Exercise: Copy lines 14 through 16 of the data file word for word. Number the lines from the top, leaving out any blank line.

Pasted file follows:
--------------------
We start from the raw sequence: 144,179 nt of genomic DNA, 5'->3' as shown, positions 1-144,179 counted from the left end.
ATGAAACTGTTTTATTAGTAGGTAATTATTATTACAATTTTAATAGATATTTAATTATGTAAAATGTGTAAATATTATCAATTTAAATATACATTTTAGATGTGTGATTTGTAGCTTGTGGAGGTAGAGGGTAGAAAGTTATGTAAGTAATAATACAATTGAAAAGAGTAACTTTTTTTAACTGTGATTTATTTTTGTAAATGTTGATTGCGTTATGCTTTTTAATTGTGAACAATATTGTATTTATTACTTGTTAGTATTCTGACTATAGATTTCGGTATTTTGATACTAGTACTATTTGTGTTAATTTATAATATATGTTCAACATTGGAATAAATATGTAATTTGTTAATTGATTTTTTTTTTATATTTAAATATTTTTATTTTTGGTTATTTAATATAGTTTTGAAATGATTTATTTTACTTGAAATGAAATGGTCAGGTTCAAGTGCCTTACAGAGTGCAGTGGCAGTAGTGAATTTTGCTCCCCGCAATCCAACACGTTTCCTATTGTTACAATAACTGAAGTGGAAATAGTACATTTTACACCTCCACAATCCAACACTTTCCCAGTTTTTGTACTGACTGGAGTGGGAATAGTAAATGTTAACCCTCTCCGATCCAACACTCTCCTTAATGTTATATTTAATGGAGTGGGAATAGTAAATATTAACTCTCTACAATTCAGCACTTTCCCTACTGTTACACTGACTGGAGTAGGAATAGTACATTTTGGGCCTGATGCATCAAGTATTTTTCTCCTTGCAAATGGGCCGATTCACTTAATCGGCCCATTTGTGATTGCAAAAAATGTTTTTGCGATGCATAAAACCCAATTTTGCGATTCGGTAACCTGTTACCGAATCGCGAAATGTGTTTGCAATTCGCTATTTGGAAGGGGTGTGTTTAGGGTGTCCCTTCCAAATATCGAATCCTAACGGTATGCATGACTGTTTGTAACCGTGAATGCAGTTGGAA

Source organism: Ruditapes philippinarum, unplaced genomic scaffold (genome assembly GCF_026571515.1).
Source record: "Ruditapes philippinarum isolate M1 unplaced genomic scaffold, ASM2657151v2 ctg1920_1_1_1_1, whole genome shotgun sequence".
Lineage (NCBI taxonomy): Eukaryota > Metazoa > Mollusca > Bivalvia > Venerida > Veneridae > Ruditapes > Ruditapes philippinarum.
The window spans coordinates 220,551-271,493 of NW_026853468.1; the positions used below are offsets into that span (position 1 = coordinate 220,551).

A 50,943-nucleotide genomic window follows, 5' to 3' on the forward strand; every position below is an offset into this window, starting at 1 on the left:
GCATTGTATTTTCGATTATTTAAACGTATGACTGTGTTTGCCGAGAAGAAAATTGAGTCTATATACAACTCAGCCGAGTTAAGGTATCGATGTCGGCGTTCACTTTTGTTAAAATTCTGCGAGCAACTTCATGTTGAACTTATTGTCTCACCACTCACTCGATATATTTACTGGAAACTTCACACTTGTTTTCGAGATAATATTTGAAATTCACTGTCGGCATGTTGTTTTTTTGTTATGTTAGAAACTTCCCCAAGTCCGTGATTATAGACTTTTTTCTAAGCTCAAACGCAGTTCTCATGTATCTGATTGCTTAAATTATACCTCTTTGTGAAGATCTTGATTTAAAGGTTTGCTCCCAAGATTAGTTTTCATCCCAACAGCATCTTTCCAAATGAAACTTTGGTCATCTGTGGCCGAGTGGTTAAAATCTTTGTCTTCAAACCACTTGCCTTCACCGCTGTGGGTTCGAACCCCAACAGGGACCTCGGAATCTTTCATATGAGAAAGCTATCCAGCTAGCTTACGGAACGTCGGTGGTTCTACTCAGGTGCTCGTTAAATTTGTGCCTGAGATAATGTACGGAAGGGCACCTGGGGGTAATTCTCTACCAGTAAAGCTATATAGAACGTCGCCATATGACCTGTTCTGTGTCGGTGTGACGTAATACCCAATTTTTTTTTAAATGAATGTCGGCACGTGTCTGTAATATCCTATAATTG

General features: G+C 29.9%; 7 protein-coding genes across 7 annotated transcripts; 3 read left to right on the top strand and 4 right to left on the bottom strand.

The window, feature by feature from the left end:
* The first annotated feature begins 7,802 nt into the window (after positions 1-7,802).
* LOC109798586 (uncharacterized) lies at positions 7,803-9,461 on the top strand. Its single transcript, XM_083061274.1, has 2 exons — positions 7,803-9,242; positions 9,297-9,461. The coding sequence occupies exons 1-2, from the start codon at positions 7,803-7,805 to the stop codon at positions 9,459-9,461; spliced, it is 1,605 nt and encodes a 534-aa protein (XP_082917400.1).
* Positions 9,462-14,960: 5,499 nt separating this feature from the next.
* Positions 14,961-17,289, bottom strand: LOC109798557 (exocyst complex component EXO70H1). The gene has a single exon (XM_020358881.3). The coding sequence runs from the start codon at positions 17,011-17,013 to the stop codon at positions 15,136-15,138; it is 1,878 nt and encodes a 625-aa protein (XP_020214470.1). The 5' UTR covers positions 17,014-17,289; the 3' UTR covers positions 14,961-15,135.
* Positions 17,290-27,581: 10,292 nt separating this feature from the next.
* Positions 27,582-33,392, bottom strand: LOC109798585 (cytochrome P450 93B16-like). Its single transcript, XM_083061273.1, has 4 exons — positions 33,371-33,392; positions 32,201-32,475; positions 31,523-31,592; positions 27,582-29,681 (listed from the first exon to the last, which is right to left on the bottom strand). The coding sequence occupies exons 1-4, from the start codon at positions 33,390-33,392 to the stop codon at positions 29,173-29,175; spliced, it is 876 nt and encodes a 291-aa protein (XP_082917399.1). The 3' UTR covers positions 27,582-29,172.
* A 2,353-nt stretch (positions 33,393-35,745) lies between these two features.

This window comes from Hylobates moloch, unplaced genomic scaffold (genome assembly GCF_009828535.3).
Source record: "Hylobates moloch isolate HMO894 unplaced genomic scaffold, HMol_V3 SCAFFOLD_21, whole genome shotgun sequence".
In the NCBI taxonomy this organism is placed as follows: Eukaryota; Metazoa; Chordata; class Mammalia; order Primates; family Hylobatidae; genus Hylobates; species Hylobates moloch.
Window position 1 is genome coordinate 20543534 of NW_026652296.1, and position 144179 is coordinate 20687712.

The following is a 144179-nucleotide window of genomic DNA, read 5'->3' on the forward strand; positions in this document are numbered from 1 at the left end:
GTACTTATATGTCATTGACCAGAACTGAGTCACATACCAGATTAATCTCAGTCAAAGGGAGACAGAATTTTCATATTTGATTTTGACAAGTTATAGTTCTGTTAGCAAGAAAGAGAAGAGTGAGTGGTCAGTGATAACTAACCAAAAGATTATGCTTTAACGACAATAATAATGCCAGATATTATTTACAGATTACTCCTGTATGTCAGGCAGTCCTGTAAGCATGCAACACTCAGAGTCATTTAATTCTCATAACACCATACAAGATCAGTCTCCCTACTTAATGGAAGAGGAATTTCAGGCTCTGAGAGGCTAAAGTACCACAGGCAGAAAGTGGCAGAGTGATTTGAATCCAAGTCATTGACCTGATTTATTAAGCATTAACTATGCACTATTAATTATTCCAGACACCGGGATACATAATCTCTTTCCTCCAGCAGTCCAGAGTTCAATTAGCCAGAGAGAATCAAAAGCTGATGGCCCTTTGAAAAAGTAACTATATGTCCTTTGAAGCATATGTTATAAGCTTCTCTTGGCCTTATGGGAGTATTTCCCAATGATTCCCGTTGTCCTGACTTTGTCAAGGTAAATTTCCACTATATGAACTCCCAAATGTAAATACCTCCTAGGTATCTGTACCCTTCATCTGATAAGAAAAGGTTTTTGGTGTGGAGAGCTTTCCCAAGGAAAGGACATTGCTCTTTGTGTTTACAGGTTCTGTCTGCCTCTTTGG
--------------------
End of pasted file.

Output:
* Positions 14,961-17,289, bottom strand: LOC109798557 (exocyst complex component EXO70H1). The gene has a single exon (XM_020358881.3). The coding sequence runs from the start codon at positions 17,011-17,013 to the stop codon at positions 15,136-15,138; it is 1,878 nt and encodes a 625-aa protein (XP_020214470.1). The 5' UTR covers positions 17,014-17,289; the 3' UTR covers positions 14,961-15,135.
* Positions 17,290-27,581: 10,292 nt separating this feature from the next.
* Positions 27,582-33,392, bottom strand: LOC109798585 (cytochrome P450 93B16-like). Its single transcript, XM_083061273.1, has 4 exons — positions 33,371-33,392; positions 32,201-32,475; positions 31,523-31,592; positions 27,582-29,681 (listed from the first exon to the last, which is right to left on the bottom strand). The coding sequence occupies exons 1-4, from the start codon at positions 33,390-33,392 to the stop codon at positions 29,173-29,175; spliced, it is 876 nt and encodes a 291-aa protein (XP_082917399.1). The 3' UTR covers positions 27,582-29,172.